In a study from the University of Innsbruck, scientists found both hot and cold environments trigger a stress response in the human body and can lead to heart problems.
The climate and energy crises are currently among the greatest challenges of our time and are having a direct physical effect on people’s health.
In the study, the team examined the body’s responses to a simulated heat wave and cold ambient temperatures.
In one experiment, the researchers examined how heat waves affect the health of industrial workers. Seven men spent nine consecutive regular workdays in a controlled laboratory setting.
On the first and last three days, normal summer temperatures for Central European conditions ranged from 25.1 to 25.7 degrees during work and 21.8 to 22.8 degrees during rest periods.
Days four through six represented the heat wave; during this period, researchers created ambient temperatures between 35.2 and 35.8 degrees during work periods and 25.5 to 27.1 degrees during rest periods including while sleeping at night.
During the entire study, participants completed daily tasks to simulate typical industrial work.
The team found that even relatively mild heat waves cause an increase in core and skin temperatures and an increase in skin blood flow.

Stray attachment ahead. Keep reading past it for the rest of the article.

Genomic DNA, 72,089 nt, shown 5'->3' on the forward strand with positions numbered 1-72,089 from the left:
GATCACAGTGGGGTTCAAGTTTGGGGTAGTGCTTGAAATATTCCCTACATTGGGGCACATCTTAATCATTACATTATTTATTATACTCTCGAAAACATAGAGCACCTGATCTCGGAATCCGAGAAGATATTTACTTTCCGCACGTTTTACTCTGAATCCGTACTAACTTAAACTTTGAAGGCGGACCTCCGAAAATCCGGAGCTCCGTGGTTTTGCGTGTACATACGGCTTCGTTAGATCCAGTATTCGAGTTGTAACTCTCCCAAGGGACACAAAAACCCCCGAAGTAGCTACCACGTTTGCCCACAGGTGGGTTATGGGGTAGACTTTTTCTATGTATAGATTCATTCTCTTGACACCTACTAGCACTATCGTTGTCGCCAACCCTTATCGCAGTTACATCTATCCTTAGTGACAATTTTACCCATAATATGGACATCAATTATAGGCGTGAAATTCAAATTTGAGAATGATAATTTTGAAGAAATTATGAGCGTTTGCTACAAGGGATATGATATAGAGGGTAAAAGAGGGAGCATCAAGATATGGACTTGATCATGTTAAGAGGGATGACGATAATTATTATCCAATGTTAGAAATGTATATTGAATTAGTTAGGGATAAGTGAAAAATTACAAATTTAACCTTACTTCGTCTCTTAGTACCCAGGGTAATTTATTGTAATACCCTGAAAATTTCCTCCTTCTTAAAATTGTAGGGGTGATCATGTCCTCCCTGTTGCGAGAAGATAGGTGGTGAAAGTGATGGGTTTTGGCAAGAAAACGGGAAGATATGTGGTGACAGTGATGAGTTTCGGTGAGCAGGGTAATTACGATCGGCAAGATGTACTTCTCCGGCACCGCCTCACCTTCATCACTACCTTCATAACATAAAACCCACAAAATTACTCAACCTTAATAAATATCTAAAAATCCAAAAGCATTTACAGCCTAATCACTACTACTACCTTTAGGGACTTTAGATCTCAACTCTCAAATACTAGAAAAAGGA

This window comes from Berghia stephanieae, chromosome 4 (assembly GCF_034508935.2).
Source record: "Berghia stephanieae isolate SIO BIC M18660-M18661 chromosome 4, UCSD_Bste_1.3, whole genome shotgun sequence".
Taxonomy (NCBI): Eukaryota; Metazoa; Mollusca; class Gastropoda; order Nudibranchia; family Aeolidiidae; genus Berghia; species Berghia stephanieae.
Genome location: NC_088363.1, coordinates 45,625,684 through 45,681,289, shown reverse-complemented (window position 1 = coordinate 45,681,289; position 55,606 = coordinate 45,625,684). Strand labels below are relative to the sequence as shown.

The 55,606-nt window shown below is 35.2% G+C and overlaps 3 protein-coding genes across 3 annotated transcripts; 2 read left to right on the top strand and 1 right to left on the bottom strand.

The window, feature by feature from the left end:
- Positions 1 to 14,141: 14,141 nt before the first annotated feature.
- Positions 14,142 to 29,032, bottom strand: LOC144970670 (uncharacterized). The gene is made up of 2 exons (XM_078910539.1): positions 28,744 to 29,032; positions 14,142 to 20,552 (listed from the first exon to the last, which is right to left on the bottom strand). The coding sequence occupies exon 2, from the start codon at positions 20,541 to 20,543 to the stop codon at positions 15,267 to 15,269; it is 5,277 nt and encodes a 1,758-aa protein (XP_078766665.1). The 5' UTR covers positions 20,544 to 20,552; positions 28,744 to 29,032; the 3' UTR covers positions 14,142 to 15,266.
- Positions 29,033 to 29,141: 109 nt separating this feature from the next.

While these physiological reactions help the body from overheating at rest, during standing the body must now defend both internal temperature and maintain blood pressure to prevent fainting, which puts an extra strain on the cardiovascular system.
Interestingly, many of these responses persisted after the heat wave was over, suggesting a residual effect of the heat wave.
In another experiment, the team examined the impact of mild cold exposure on the cardiovascular system, with a specific focus on what mechanisms are responsible for the increase in blood pressure.
The researchers cooled the skin temperature of 34 test subjects from a normal 32 to 34 degrees to about 27 degrees with ten degrees of cold air—on one occasion the entire body was cooled, and on another only the face was cool.
They found that when the entire surface of the body is cooled, blood pressure increases mainly due to an increase in vascular resistance of the skin, although there was also a slight reflex increase in resistance of the blood vessels inside the skeletal muscle.
However, importantly, when only the face was cooled, we saw a very similar increase in blood pressure that was due to a reflex increase in vascular resistance of the skin throughout the whole body.
Thus, the team was able to show that the mechanism(s) responsible for the rise in blood pressure during cold exposure depends on which parts of the body are cold.
These data are important to educate the population about preventing the potential negative consequences of cold exposure because contrary to the perception of many, cold is even more dangerous to the body than heat.
Both studies show that climatic conditions can have extreme effects on our cardiovascular system.
The team says while negative health aspects triggered by heat waves will increase due to the climate crisis, it is particularly surprising that even cold temperatures around 10 degrees can have big negative effects on the cardiovascular system even in young people who were part of these studies.
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The studies were conducted by Physiologist Justin Lawley et al and published in the journals Scientific Reports and Experimental Physiology.
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